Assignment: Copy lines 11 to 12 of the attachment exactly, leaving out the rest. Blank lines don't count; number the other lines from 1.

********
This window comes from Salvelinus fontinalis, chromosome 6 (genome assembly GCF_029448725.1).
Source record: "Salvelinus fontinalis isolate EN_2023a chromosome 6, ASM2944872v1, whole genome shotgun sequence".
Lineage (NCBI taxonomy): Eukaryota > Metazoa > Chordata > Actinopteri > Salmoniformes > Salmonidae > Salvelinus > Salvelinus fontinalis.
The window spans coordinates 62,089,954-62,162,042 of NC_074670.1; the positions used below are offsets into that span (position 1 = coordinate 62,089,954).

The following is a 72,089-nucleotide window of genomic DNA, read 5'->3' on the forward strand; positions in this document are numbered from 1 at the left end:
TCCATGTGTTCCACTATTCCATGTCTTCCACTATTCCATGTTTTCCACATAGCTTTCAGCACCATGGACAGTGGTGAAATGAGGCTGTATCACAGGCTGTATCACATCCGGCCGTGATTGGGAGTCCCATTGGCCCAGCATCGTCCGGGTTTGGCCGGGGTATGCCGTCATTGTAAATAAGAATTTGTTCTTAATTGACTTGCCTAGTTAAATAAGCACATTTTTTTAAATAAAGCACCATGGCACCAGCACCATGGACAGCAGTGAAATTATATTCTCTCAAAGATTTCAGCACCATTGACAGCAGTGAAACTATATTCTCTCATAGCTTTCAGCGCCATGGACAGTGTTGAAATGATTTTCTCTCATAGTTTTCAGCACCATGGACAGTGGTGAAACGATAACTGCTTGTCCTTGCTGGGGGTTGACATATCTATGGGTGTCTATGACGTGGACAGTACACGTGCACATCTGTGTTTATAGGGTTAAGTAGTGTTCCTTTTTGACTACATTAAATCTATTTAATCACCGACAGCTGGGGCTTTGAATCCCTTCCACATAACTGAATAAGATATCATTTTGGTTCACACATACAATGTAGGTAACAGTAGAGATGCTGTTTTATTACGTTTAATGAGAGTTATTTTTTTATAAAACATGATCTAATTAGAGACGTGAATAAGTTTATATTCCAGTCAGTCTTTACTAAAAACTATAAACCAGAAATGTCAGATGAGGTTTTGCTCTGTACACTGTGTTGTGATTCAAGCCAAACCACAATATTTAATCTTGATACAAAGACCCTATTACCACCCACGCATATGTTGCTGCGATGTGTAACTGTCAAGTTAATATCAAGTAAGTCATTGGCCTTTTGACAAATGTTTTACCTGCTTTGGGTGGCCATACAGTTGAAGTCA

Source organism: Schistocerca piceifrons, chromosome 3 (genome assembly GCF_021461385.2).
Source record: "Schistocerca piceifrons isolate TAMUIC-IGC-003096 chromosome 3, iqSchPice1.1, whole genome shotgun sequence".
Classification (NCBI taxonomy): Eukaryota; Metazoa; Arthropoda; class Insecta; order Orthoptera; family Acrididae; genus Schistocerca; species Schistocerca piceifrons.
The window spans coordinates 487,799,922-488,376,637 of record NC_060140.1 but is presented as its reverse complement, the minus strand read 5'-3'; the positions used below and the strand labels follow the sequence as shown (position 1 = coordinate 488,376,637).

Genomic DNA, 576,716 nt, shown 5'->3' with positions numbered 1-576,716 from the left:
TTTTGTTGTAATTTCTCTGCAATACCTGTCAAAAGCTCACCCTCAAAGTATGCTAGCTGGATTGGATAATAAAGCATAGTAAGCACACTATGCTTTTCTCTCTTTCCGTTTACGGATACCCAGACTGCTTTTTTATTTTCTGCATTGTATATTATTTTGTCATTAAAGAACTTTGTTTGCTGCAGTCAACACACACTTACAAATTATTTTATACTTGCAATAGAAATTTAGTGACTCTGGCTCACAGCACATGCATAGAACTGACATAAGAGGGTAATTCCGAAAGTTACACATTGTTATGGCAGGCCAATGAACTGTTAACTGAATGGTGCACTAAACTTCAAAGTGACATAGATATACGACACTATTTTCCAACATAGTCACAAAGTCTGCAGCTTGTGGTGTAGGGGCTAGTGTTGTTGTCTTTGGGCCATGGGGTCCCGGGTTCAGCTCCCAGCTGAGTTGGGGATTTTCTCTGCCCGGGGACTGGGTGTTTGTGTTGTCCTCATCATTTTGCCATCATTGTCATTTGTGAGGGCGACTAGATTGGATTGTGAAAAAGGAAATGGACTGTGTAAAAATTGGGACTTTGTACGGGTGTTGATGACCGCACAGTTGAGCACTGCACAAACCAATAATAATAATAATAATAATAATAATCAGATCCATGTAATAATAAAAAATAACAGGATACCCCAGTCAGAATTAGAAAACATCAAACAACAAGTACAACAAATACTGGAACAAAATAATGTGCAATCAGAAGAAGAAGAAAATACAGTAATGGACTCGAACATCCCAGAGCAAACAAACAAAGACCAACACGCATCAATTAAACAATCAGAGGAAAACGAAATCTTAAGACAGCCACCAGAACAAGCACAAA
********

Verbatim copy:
Genomic DNA, 576,716 nt, shown 5'->3' with positions numbered 1-576,716 from the left:
TTTTGTTGTAATTTCTCTGCAATACCTGTCAAAAGCTCACCCTCAAAGTATGCTAGCTGGATTGGATAATAAAGCATAGTAAGCACACTATGCTTTTCTCTCTTTCCGTTTACGGATACCCAGACTGCTTTTTTATTTTCTGCATTGTATATTATTTTGTCATTAAAGAACTTTGTTTGCTGCAGTCAACACACACTTACAAATTATTTTATACTTGCAATAGAAATTTAGTGACTCTGGCTCACAGCACATGCATAGAACTGACATAAGAGGGTAATTCCGAAAGTTACACATTGTTATGGCAGGCCAATGAACTGTTAACTGAATGGTGCACTAAACTTCAAAGTGACATAGATATACGACACTATTTTCCAACATAGTCACAAAGTCTGCAGCTTGTGGTGTAGGGGCTAGTGTTGTTGTCTTTGGGCCATGGGGTCCCGGGTTCAGCTCCCAGCTGAGTTGGGGATTTTCTCTGCCCGGGGACTGGGTGTTTGTGTTGTCCTCATCATTTTGCCATCATTGTCATTTGTGAGGGCGACTAGATTGGATTGTGAAAAAGGAAATGGACTGTGTAAAAATTGGGACTTTGTACGGGTGTTGATGACCGCACAGTTGAGCACTGCACAAACCAATAATAATAATAATAATAATAATAATCAGATCCATGTAATAATAAAAAATAACAGGATACCCCAGTCAGAATTAGAAAACATCAAACAACAAGTACAACAAATACTGGAACAAAATAATGTGCAATCAGAAGAAGAAGAAAATACAGTAATGGACTCGAACATCCCAGAGCAAACAAACAAAGACCAACACGCATCAATTAAACAATCAGAGGAAAACGAAATCTTAAGACAGCCACCAGAACAAGCACAAA